I used graph paper to determine the height of my lower wall, using a pencil to mark where to glue the upper floor.
Oh, good grief. When I glued the floor in place I distorted the paper on the sides so had to peel it away and reglue.
At this point, I was thinking maybe I didn't really want to do this because it looked so ugly, but I persevered, figuring oh well, it is only a salt box, and I have another one in my stash if I absolutely have to start over.
I knew I wanted to make a witch hat roof, so set the box under my tree to see how close I could get it to the trunk. I marked the two wire roots that would have to be removed but the metal was way too heavy for me to cut. My handy husband obligingly cut those away so that I could snuggle the house closer to the trunk. This also necesitated his using heavy pliers to move some of the tree limbs out of the way in order for placement of the roof later.
I measured the diameter of the circle I wanted for the brim, and went looking for a suitable shape to form the brim. This smallish glass bowl was the perfect size. I cut the brim out of heavy black cardstock and used a heavy black scrapbook paper for my outside cover and the pointed top of the hat.
By the time I got the black paper on, with its hat brim temporarily placed on the roof, I was feeling better.
I went ahead and began making a pattern for my hat (cut away quite a bit of this). I used the same scrapbook paper as the outside for the cone top, glued it onto the brim, and used a piece of decorative braid and a button for the trim. I trial fitted it and then put the finished hat aside so it wouldn't get messed up while I worked on the rest of my setting.
This is the base for a 12 inch dome but it is not quite wide enough for my house and the tree, and the tree is also a bit too tall for the glass dome, too. So, I decide to extend the scene to the outside edge of the wood piece, figuring when it is all finished I can find some kind of large bell jar that will slide over the whole thing.
Here I have cut my base from pink insulating foam, which is excellent because it can be carved and cut easily. I know I will want some variation in the levels of my setting and can gouge out or cut away what I don't want. Again, I used a heavy emery board to smooth the edges.
I lined my work tray with wax paper, poured Tacky glue in my condiment cup and stirred in some brown paint, got out my glue brush and the bottle of dirt mixture which I normally use. It is a combination of sand, coffee grounds and a very small amount of model railroad foam.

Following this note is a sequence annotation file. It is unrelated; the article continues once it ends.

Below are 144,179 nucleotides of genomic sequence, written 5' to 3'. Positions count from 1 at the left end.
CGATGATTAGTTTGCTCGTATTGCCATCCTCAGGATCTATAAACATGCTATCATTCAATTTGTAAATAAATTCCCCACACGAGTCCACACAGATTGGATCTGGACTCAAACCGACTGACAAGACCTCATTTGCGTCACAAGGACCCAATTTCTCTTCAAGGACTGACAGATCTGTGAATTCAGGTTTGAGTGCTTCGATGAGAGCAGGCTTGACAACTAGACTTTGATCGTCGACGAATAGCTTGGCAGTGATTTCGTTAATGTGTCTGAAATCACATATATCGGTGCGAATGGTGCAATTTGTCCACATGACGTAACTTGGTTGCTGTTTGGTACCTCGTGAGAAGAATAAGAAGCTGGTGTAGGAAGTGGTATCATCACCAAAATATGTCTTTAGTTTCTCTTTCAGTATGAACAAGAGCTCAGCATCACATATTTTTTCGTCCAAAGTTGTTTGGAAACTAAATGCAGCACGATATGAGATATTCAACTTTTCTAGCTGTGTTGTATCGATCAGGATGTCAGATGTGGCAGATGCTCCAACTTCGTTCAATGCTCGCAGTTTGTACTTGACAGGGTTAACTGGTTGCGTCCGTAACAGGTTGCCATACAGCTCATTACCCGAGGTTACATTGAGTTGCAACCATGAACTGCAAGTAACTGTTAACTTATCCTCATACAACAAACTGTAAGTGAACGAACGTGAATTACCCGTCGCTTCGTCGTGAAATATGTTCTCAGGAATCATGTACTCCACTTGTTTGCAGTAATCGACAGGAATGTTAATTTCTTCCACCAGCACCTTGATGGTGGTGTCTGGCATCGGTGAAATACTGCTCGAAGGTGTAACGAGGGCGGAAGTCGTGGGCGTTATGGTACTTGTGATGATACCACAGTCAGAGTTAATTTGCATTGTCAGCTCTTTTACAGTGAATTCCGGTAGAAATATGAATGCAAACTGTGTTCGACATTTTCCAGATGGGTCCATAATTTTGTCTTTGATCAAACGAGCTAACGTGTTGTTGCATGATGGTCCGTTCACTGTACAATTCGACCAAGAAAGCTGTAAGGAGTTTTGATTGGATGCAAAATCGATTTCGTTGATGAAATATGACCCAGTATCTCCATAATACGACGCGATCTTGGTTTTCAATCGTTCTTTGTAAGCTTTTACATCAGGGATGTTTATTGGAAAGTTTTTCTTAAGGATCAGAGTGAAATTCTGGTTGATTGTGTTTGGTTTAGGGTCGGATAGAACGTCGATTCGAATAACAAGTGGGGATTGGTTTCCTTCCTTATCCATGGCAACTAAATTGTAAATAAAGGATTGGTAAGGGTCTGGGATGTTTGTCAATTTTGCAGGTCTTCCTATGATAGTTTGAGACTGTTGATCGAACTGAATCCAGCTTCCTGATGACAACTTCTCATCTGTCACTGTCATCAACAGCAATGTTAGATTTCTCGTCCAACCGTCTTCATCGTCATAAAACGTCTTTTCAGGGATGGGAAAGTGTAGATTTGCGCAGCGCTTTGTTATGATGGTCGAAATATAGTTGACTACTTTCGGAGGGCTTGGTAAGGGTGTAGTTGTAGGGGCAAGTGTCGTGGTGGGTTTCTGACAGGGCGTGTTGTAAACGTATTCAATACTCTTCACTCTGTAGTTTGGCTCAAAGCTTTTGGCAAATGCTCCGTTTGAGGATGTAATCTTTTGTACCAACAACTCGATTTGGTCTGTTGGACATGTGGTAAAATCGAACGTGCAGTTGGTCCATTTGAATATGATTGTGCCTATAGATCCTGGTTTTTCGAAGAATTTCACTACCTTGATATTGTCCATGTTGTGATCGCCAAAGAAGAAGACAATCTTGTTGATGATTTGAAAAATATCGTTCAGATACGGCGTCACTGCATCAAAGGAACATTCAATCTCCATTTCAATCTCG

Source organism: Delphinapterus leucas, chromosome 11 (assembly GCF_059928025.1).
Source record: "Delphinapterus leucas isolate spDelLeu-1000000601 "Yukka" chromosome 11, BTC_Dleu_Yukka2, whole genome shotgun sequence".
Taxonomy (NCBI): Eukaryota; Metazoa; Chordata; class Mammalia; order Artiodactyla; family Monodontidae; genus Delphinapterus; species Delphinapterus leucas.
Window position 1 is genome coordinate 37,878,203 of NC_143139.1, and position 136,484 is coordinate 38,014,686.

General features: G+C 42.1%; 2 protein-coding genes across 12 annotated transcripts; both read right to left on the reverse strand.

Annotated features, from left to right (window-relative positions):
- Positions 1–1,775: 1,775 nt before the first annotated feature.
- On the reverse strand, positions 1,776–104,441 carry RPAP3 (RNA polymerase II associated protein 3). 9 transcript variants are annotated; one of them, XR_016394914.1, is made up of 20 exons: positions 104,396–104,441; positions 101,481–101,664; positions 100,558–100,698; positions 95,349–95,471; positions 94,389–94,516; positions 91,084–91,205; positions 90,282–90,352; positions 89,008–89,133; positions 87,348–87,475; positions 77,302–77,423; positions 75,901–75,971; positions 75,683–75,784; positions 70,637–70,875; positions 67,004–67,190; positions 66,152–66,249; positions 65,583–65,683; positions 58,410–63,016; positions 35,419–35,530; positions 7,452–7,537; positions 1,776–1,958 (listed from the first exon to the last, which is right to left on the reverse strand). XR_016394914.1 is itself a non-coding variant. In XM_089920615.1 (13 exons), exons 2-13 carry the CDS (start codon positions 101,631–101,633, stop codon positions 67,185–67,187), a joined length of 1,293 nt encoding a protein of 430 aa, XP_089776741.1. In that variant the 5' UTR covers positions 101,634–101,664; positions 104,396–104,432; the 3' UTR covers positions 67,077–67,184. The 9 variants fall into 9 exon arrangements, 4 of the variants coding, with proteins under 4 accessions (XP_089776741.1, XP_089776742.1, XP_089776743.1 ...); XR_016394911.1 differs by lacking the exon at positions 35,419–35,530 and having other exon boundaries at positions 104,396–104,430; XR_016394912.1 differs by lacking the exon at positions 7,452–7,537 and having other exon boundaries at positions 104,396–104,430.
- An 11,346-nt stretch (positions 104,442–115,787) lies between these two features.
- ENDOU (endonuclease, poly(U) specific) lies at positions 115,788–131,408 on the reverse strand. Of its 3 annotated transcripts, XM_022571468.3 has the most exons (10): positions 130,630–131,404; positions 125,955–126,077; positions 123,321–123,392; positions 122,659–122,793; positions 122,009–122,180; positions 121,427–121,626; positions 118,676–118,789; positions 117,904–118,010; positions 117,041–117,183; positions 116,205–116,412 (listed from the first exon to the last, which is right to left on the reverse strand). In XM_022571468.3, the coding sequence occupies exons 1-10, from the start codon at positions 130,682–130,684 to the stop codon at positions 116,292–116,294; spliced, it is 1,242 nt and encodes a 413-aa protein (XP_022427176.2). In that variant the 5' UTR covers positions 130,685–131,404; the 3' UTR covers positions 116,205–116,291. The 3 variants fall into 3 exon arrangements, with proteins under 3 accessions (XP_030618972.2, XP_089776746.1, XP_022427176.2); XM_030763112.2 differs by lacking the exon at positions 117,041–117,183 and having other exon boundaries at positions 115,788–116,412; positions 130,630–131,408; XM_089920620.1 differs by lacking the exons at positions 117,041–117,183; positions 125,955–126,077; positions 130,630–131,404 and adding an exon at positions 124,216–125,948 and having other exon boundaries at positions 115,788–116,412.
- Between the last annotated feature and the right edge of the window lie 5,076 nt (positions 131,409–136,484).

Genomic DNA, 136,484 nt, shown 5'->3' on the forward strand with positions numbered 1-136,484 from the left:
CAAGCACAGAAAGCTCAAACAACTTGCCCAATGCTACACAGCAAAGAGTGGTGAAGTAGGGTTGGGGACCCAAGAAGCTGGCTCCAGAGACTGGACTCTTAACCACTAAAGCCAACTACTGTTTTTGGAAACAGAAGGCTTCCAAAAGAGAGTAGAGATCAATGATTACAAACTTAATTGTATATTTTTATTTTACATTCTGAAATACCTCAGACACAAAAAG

I spread a heavy coat of glue on top and sides and then moved to the kitchen sink.
My landscaping plate is one of those heavy plastic coated paper plates that holds up well and I have used it for several projects. I set the plate in the bottom of the kitchen sink and hold my base over it whle I sprinkle the dirt mixture to coat all sides. I shake off the excess onto the paper plate and then fold its edges into a v and pour the remainder back in the bottle for the next time.
With my base done and the basic house complete, I look for doors and windows.
These are all quarter and possibly some half scale cast resin pieces that I purchased from Shaun Crawford years ago when I participated in his castle making workshop at the late Beth Lane's in Tularosa, NM. They have been in my stash all these years waiting for the right moment.
I liked that peaked door with the wavy hinges, but couldn't decide on windows at that time.
Remembering the techniques Shaun had taught us about painting our castles, I decided to experiment and see if I could do something similar with my black house.
To get the effect of stone i used several shades of paint, including nutmeg brown, red iron oxide, lichen, stone grey and parchment. I cut a small piece of sponge, dampened it, then daubed it into first one color then the other, wiped most of it away on a paper towel and then used a scrap of the black that I had cut away when I made the roof brim to practice on. It looked like it was going to work, especially after I laid the door on top of it.
I decided to go for it, took a deep breath and began pouncing the paint onto the house and it looked AWFUL, but I just kept going. I occasionally dry brushed over it all to soften and blend it. Under these lights the streaks look more pronounced and the colors of both the house and the tree look much brighter than they are in real life. I do not like the newer light bulbs for photography, no matter how energy saving they are, but I was working at the kitchen table, not at my work table.